Jump in the opportunities to help. Move tables, carry set bags, cut up paper towels, set up chairs, ask if you can wrap up the other mua’s stations at the end of the day etc. You get the picture. When you are on set, learn HOW to be there. Don’t worry about makeup at first. Listen and learn what other artists are doing. Don’t question why they want you to do something, simply go and do it. You also need to jump on the opportunities to be on a set. We don’t know our schedules weeks ahead; if someone calls you to come to set tomorrow, tell them heck yeah, and then figure out how to reschedule/ cancel whatever else you had in your calendar.

The last piece of advice on how to help is BE QUIET AND DON’T GET IN THE WAY. We don’t want to see or hear you on the screen, or have people tripping over you. Be super helpful, but quietly invisible. Like Batman.


What the heck is IATSE anyway?
This is directly from their website, couldn’t have said it better myself:

"The International Alliance of Theatrical Stage Employees, Moving Picture Technicians, Artists and Allied Crafts of the United States, Its Territories and Canada was founded in 1893 when representatives of stagehands working in eleven cities met in New York and pledged to support each others’ efforts to establish fair wages and working conditions for their members."

IATSE has several “local unions” (more from their website)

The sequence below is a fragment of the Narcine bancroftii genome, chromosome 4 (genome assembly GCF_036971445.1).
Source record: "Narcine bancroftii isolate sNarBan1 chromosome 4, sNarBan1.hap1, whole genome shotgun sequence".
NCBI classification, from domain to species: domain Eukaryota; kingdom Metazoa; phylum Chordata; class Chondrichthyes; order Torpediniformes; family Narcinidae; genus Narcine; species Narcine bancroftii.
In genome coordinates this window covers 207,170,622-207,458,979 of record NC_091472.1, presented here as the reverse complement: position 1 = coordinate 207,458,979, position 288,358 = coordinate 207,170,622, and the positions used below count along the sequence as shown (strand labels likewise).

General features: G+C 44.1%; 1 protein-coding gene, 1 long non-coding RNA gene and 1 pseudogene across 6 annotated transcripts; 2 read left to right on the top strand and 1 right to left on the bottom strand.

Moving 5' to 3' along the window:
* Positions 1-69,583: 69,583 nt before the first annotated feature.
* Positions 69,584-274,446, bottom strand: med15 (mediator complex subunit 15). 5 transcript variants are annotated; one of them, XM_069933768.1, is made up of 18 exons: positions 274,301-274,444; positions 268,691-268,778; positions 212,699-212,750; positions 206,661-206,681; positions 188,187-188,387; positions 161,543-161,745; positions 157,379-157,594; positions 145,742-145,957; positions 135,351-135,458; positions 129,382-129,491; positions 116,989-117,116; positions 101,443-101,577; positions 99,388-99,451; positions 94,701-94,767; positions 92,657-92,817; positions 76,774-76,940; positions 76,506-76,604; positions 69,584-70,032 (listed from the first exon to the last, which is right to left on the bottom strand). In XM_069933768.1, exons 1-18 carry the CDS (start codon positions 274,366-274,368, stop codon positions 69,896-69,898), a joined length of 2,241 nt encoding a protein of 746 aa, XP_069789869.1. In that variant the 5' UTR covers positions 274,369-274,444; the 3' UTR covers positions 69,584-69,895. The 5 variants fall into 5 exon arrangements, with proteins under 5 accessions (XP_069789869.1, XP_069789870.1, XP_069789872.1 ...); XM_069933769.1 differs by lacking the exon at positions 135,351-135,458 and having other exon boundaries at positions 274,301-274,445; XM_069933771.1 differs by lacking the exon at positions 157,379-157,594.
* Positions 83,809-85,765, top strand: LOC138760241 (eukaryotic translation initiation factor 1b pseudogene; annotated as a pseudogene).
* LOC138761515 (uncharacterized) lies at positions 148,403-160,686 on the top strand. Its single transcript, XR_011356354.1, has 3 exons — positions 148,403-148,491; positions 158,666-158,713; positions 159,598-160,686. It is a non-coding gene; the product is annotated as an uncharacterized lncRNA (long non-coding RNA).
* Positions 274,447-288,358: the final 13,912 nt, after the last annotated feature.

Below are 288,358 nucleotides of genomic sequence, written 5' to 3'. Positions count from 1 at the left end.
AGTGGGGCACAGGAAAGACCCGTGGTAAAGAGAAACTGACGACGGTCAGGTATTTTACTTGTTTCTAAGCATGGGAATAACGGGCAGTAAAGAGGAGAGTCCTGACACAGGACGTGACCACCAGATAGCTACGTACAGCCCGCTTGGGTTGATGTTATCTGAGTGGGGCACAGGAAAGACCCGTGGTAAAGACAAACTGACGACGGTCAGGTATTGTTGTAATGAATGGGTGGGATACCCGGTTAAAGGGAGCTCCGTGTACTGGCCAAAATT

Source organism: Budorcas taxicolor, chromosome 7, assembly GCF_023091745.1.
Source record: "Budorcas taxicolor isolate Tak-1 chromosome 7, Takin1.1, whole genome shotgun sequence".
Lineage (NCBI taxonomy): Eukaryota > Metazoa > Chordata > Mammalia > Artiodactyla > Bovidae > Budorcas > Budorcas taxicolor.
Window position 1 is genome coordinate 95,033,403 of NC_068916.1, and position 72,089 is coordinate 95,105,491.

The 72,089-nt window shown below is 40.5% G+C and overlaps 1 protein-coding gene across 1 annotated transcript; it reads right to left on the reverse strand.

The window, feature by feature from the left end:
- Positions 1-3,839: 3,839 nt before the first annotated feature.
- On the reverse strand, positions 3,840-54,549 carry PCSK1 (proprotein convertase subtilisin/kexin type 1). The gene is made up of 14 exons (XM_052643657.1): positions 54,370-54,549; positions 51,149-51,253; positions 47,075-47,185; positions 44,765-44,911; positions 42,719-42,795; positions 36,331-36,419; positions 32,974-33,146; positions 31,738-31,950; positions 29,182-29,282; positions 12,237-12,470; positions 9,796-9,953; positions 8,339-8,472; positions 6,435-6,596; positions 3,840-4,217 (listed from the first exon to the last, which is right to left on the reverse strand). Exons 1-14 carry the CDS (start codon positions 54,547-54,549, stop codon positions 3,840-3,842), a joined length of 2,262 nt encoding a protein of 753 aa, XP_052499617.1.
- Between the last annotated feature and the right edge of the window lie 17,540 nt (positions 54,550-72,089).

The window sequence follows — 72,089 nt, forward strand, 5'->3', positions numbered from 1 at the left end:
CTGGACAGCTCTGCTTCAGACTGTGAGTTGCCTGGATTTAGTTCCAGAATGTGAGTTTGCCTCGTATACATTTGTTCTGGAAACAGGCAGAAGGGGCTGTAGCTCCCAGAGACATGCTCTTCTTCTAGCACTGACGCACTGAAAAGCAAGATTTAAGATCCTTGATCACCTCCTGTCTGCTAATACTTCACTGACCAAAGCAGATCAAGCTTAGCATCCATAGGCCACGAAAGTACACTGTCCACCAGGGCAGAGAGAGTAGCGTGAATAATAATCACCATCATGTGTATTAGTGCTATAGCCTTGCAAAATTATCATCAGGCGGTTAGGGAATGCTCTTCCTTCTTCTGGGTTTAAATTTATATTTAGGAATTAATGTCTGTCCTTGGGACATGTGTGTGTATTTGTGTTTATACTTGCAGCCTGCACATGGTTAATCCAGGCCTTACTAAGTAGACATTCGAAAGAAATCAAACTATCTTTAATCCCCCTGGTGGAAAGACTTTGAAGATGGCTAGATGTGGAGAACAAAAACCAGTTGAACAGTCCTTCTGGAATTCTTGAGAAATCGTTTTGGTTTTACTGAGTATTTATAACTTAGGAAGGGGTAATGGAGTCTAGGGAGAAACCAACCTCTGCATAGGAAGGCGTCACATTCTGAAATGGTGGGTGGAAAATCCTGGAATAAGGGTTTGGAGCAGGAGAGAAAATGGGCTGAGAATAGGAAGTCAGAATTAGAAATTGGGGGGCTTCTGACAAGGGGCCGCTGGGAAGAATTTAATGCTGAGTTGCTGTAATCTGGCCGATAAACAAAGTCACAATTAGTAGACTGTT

"Each local functions independently, maintaining their own Constitution and By- Laws, elections, dues structure, membership meetings, and more. Locals negotiate labor contracts regarding wages, work rules, and grievance procedures. They also provide services to their members by administering health and retirement funds and providing training and education. The IATSE local unions work for the interest of their membership, while also representing the overarching goals of the IATSE International."

For makeup and hair we have 2 main locals, Local 798 for east and Local 706 for west coast.

Each has their own requirements how to join:

Local 798 covers a very large jurisdiction (several states), whereas 706 only covers Los Angeles. If your state doesn’t fall under either, don’t freak out, you’ll be able to get on a set too. Plus many states are right-to-work states anyway, meaning productions can hire you even if you’re not part of a union.